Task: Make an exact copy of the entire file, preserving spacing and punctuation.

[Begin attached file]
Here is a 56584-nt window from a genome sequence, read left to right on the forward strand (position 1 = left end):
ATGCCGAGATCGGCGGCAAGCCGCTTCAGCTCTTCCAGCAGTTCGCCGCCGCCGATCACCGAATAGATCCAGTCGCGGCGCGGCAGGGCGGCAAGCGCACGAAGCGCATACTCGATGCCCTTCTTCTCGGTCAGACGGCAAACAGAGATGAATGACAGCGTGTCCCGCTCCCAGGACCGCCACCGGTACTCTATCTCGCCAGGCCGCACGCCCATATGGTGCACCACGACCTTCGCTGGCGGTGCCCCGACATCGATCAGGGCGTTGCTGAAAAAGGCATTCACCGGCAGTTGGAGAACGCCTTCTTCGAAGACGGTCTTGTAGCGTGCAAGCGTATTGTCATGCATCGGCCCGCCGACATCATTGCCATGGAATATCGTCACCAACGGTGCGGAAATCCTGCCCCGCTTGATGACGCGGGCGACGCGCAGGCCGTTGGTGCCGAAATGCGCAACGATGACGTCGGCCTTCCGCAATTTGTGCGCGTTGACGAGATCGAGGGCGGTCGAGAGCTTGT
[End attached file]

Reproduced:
Here is a 56584-nt window from a genome sequence, read left to right on the forward strand (position 1 = left end):
ATGCCGAGATCGGCGGCAAGCCGCTTCAGCTCTTCCAGCAGTTCGCCGCCGCCGATCACCGAATAGATCCAGTCGCGGCGCGGCAGGGCGGCAAGCGCACGAAGCGCATACTCGATGCCCTTCTTCTCGGTCAGACGGCAAACAGAGATGAATGACAGCGTGTCCCGCTCCCAGGACCGCCACCGGTACTCTATCTCGCCAGGCCGCACGCCCATATGGTGCACCACGACCTTCGCTGGCGGTGCCCCGACATCGATCAGGGCGTTGCTGAAAAAGGCATTCACCGGCAGTTGGAGAACGCCTTCTTCGAAGACGGTCTTGTAGCGTGCAAGCGTATTGTCATGCATCGGCCCGCCGACATCATTGCCATGGAATATCGTCACCAACGGTGCGGAAATCCTGCCCCGCTTGATGACGCGGGCGACGCGCAGGCCGTTGGTGCCGAAATGCGCAACGATGACGTCGGCCTTCCGCAATTTGTGCGCGTTGACGAGATCGAGGGCGGTCGAGAGCTTGT